The Chartered Institute of Public Relations (CIPR) has launched an investigation into the DWP after benefit claimant testimonies on leaflets were found to be fabricated.
The body has written to DWP asking whether it had any part in the production of the leaflet which featured fake benefits claimants ‘Zac’ and ‘Sarah’.
On the marketing material, Sarah expressed how happy she was to have her benefits cut – all in aid of her fulfilling a CV deadline.
Zac on the other hand was pleased when his work coach meeting was rescheduled due to him having to attend the hospital.
Sarah Pinch, the CIPR president, said: “Falsely creating the impression of independent, popular support is a naive and opaque technique which blatantly disregards the CIPR’s standards of ethical conduct.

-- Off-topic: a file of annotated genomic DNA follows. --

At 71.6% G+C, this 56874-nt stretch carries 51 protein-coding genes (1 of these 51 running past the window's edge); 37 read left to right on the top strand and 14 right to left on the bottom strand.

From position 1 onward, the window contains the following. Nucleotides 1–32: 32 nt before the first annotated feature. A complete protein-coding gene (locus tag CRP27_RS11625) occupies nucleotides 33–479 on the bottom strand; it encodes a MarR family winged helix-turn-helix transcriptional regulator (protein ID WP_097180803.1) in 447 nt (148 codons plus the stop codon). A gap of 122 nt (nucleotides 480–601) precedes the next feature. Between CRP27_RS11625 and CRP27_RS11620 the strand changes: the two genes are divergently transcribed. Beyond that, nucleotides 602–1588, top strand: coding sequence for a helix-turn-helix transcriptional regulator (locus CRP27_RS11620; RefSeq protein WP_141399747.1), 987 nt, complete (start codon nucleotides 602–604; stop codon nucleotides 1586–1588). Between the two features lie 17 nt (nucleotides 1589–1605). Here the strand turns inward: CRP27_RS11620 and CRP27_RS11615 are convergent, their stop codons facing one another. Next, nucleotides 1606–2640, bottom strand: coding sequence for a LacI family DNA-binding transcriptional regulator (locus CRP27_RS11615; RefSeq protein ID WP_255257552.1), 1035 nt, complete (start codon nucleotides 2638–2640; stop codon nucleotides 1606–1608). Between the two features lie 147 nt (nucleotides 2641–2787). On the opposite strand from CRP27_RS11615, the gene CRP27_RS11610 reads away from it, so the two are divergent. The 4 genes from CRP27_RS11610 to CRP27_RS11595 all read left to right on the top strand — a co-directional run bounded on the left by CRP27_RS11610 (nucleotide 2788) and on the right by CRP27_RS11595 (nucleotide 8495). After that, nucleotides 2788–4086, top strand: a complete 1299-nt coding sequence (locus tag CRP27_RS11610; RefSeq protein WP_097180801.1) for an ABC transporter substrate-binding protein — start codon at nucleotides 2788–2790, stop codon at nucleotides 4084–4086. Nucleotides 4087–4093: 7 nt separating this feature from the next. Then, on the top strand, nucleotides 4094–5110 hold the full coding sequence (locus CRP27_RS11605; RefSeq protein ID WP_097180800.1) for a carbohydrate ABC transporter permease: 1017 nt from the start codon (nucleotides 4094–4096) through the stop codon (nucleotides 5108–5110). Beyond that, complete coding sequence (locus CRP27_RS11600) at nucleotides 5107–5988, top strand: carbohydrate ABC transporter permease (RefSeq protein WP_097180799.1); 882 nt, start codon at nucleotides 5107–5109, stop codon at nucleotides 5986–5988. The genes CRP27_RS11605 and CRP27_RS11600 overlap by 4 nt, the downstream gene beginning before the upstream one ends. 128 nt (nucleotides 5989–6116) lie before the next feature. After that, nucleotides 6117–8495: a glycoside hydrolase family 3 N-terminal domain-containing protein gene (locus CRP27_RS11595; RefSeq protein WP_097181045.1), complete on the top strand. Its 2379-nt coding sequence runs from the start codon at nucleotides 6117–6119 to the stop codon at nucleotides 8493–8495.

“It is deeply disappointing if public relations professionals allowed it to be published.”
The DWP clarified that it had removed content from its website – although many noted that there was no apology for misleading the public.
You may have seen the case study story trending here on Twitter. To let you all know we've removed them now - they were illustrative only
— DWP (@DWP) August 18, 2015
Others wondered why the DWP could not just find some legitimate positive testimonies…
The issue has echoes of Fuel PR’s gaffe in which it was found this week to have deceived media outlets by supplying them with a ‘real life’ story from an undisclosed staff member under a pseudonym.